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New York Times: Say No to Computerized Voting Machines PDF  | Print |  Email
By New York Times Editorial Board   
November 30, 2007

The 2008 presidential election is fast approaching and some states are still using unreliable paperless computerized voting machines.

 

That is a big mistake. The danger is too great of votes being recorded wrong — or stolen.

Touchscreen machines — which resemble a bank ATM — are simply too prone to glitches like “vote-flipping,” in which votes for a candidate are recorded for his or her opponent. And it is too easy to plant malicious software that changes votes without anyone noticing.

Many states, but not all, now require their touchscreen machines to produce a “voter-verified paper trail” — a paper record of the vote that a voter can review, which becomes the official ballot. These paper records can be audited, to ensure that the recorded vote totals are correct.

 

Voter verified paper trails are an improvement, but the best solution is to avoid touchscreen voting machines entirely.

 

New York State is in the process of choosing a new generation of voting machines. It should reject electronic voting machines and go with optical scans.

 

With optical scans, voters make their choices on a sheet of paper, marking them the way they would a standardized test. The paper ballots are then read and tabulated by a computer.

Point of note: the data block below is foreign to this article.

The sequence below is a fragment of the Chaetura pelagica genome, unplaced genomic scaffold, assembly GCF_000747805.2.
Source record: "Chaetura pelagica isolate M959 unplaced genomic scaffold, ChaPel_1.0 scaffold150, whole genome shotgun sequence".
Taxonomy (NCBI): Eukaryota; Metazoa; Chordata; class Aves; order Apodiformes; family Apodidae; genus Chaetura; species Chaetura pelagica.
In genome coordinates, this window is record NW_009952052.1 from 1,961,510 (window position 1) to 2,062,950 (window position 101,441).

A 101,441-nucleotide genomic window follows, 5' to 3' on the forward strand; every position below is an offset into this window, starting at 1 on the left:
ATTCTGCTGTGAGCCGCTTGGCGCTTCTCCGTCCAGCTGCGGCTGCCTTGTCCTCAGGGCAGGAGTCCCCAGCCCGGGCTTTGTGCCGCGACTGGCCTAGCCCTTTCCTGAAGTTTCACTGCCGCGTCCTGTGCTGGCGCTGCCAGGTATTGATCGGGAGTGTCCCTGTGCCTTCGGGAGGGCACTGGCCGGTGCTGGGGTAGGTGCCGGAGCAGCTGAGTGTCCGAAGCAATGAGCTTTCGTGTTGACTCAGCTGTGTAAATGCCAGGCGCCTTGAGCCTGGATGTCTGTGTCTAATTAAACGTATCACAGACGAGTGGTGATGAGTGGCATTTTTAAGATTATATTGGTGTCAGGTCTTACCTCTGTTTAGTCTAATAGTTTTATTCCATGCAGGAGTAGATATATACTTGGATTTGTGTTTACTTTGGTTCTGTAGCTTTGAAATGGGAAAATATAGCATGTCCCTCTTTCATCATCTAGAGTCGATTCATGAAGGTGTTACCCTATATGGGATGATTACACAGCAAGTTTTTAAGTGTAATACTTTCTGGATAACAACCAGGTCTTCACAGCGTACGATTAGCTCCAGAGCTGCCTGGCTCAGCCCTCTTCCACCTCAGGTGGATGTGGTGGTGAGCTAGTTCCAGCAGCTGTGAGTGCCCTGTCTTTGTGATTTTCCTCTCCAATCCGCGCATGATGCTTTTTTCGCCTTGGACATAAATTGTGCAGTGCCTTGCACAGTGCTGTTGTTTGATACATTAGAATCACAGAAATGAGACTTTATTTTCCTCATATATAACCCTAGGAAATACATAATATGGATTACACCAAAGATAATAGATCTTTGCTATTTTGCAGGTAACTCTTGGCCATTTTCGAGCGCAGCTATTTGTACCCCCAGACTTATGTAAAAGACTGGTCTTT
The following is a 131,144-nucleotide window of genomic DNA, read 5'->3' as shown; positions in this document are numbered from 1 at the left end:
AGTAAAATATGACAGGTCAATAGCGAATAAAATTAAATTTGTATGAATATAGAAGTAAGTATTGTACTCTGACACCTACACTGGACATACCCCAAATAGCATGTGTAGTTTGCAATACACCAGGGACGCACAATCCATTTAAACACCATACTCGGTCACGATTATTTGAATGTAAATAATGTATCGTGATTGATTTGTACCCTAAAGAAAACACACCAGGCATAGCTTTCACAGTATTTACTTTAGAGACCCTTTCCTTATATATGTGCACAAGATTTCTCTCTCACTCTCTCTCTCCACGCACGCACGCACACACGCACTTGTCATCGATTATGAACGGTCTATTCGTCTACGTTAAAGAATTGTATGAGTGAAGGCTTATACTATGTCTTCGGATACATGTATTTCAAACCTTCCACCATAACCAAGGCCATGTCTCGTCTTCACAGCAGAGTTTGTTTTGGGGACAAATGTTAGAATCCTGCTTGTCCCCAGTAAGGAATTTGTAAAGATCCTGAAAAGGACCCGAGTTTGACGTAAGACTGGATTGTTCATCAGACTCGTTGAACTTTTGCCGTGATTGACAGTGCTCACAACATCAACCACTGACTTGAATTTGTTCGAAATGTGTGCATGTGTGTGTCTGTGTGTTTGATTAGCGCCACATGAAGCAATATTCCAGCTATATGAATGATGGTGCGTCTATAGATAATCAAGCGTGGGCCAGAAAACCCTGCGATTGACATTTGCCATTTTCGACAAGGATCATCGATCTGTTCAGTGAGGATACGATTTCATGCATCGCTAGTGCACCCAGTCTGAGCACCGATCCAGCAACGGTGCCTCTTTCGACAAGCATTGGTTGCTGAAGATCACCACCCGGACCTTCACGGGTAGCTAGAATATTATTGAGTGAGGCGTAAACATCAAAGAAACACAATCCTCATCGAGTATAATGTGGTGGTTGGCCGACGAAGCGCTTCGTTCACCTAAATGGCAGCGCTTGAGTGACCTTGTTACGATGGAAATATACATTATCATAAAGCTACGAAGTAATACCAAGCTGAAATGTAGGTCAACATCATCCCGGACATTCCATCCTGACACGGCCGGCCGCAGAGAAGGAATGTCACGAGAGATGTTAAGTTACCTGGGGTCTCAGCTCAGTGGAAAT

Optical scan voting is more reliable than touchscreen voting because the paper ballots are the official ones — if there is a dispute over an election, they can be counted again, by hand if necessary.

 

With touchscreen electronic voting machines that do not produce a paper trail, there is nothing to recount.


Optical scans are also far less expensive than touchscreens. That means localities can buy more machines, keeping lines at the polls shorter.

 

Touchscreens are so expensive that if New York adopts them it will be all but guaranteeing longer lines than usual on election day. That depresses turnout and makes it harder for some voters — especially working people who vote during peak hours — to cast a ballot.

 

More than 100 computer and social science faculty from across New York State have just signed a letter urging the state to use optical scan voting. The letter points out that touchscreen software is usually kept secret by voting machine companies. Voting machines should be controlled by the public, not by private interests.

 

The professors are right. New York should adopt optical scans, and states that have ATM-style electronic voting should switch to them.

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